Courtney Baloney’s funeral home sits in St. James Parish, Louisiana. It’s not far from New Orleans. It’s also not far from the more than 100 petrochemical facilities that line a stretch of the Mississippi River between New Orleans and Baton Rouge, an area known to industry types as the “Petrochemical Corridor” and to locals as “Cancer Alley.”
The health of people living near the fence line of industrial facilities in Cancer Alley, who are predominately Black, has been negatively impacted for years by the exposure to high levels of toxic fumes—and now, in the middle of a pandemic, things are even worse. The river parishes served by Baloney’s Treasures of Life funeral home have been identified as coronavirus hotspots, and some scientists are now researching how industrial pollution could be making locals more vulnerable to the virus.
In early April, Louisiana Gov. John Bel Edwards identified the Black communities in St. John the Baptist Parish as a having an alarming death rate; the death rate in nearby St. James Parish was not far behind. While this reflects a national trend in which people of color have been disproportionately devastated by the coronavirus, these two small communities, with roughly 60,000 residents combined, so far have seen more than 2,250 confirmed COVID-19 cases and 130 deaths, according to the Louisiana Department of Health.
Baloney has seen this crisis up close. While first responders are considered essential workers in Louisiana, Baloney argues it was a mistake to leave funeral home directors out of that designation. He refers to them as the “last responders”: They are the last people to deal with the dead before their final send off. It’s a job Baloney believes is essential.
“A last responder isn’t the person just responding last because they’re slow,” Baloney says. “They’re the only person to respond because they’re the only person who does what a last responder does: cater to, care for, and treat and dispose of dead human remains. That is something that’s very sacred, very ritualistic.”
He adds, “We’re not going to respond as if we’re saving a life. We’re going to respond to bring closure to the end of life.”
In mid-March, as Louisiana faced one of the steepest curves of COVID-19 infections in the country, Treasures of Life had up to 24 bodies at one time. Before the pandemic, seven bodies was the most Baloney had at once. His funeral home is one of the few in the area that will embalm COVID-19 victims; the bodies can potentially emit an “outgassing” that is thought to be contagious. (The science on handling bodies with COVID-19 is unsettled.)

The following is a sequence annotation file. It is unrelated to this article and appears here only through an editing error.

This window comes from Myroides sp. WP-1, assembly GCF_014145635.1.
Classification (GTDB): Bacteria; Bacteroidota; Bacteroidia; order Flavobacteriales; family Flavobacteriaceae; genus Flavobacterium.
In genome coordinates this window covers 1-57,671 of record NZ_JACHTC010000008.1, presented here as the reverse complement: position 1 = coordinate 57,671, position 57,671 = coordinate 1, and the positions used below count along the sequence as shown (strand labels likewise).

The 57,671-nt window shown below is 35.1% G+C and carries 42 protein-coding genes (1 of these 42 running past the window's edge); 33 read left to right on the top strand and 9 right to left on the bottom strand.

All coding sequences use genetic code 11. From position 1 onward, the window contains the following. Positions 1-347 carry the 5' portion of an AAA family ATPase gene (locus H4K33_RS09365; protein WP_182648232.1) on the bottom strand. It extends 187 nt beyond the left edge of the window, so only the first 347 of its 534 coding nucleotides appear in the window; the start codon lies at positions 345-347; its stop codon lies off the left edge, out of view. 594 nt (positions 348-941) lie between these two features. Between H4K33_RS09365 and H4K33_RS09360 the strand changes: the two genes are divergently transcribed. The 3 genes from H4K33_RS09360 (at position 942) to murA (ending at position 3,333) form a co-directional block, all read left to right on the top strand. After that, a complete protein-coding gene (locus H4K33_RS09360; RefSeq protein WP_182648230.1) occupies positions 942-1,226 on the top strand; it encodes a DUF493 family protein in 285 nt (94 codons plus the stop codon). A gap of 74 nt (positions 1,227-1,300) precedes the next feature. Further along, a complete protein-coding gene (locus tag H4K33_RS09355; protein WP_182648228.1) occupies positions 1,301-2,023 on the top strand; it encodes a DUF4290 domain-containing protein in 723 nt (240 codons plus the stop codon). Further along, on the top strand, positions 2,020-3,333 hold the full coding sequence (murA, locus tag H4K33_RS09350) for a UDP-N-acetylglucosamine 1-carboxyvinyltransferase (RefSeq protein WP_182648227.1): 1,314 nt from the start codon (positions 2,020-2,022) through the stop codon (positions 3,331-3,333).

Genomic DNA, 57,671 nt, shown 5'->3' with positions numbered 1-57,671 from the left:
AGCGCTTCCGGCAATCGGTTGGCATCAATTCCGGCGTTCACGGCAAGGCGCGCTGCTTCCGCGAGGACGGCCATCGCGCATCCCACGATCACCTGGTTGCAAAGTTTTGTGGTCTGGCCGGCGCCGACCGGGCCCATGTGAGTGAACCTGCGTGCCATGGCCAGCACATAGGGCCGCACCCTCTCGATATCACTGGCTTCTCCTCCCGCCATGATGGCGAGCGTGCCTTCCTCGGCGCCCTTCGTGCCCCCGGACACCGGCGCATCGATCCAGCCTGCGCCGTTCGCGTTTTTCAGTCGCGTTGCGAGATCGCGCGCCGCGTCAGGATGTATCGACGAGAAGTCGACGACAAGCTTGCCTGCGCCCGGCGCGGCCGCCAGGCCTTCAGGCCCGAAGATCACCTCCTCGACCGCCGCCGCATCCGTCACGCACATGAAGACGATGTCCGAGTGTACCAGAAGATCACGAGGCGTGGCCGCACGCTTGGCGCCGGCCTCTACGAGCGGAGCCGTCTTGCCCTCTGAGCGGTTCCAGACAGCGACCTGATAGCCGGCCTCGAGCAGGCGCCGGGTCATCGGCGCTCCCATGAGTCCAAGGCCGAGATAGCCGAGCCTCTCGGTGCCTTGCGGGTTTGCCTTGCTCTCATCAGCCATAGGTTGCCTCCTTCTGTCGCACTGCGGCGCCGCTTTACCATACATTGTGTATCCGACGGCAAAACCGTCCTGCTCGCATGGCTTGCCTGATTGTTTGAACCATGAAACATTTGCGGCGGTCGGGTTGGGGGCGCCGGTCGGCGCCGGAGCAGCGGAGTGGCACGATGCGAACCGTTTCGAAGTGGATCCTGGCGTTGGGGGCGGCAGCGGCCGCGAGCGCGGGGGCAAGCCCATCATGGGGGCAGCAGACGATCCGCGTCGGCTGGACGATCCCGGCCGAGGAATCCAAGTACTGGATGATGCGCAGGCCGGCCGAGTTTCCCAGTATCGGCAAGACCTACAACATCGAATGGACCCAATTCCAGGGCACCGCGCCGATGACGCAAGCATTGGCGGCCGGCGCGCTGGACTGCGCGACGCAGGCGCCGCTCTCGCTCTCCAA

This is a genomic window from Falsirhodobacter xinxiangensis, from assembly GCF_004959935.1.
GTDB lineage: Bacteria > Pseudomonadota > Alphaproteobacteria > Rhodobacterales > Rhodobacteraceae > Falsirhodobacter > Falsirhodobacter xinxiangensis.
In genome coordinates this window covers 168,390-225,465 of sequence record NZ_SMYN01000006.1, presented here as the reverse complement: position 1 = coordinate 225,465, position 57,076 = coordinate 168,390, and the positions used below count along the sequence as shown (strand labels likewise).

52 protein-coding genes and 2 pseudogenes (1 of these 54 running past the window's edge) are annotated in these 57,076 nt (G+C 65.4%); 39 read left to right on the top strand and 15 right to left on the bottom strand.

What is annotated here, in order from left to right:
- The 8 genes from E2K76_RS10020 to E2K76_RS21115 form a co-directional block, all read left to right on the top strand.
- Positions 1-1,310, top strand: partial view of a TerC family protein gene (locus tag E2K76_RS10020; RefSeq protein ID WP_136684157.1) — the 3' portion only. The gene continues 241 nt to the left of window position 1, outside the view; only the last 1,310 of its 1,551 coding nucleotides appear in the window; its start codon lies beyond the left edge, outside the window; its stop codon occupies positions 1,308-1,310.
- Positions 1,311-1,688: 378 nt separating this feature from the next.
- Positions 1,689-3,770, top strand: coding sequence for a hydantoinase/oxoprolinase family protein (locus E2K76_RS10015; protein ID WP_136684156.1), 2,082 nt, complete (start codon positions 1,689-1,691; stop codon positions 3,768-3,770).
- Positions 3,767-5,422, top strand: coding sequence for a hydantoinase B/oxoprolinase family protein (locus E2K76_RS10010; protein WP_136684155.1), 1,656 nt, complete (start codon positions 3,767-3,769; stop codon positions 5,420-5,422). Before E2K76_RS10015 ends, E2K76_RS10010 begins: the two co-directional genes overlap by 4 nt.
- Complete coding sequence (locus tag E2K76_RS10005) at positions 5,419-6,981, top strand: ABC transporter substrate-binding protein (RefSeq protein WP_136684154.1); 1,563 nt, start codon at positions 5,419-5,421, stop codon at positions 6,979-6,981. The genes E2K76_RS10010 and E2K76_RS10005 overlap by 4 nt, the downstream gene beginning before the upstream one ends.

When he got the first body thought to have died of COVID-19, Baloney took no risks. “The coroner tells me, the test hasn’t come back yet, but you can bring him into your care. Why would I do that knowing the risk? This is the first case in St. James Parish,” Baloney recalls. Though apprehensive, he felt obligated to give the same care to COVID-19 victims as he does to all his other customers. As a stickler for taking precautions when handling any dead body, he had lots of protective gear on hand. So he and his staff suited up in full PPE, head to toe, when receiving the body.
At the same time as he was witnessing his community take a harder hit from the virus than most, Baloney was torn: He wanted to join the protest against police brutality in the name of George Floyd. But work remained. He was pleased that so many people from Baton Rouge to New Orleans took to the streets, fighting for racial justice.
While things slowed with a statewide lockdown from late March through early June, bodies began piling up again a few weeks after the state lifted stay-at-home restrictions. Though the workload now isn’t what it was at its peak, the funeral home is still much busier than usual. Many bodies haven’t been classified as COVID-19 victims, but Baloney believes they died of the virus and he takes extra precautions with all the bodies.
Despite the risks and all these challenges, Treasures of Life remains a full-service funeral home. Baloney, a third-generation embalmer, goes above and beyond to care for grieving families—just one reason his business was flourishing even before the pandemic. After viewings at Treasures of Life, he or his staff often play a role at the funeral service, which includes funeral processions that usually make their way along River Road, through Louisiana’s plantation country—yet another stark reminder of America’s historic and ever-present systemic racism.
“I have been working on a photo series about Cancer Alley communities since 2016,” says photographer Julie Dermansky. “When the pandemic struck I wanted to show how it was ravaging the Black community. While news reports cited a higher death rate of African Americans, I wasn’t seeing images published of what that looked like in the South, so I started this series.”
She continues, “I was fortunate that Baloney, too, felt that the work he was doing, to help his community deal with the pandemic, should be documented and he let me start photographing when we first met on May 29 and we continued shooting through August.”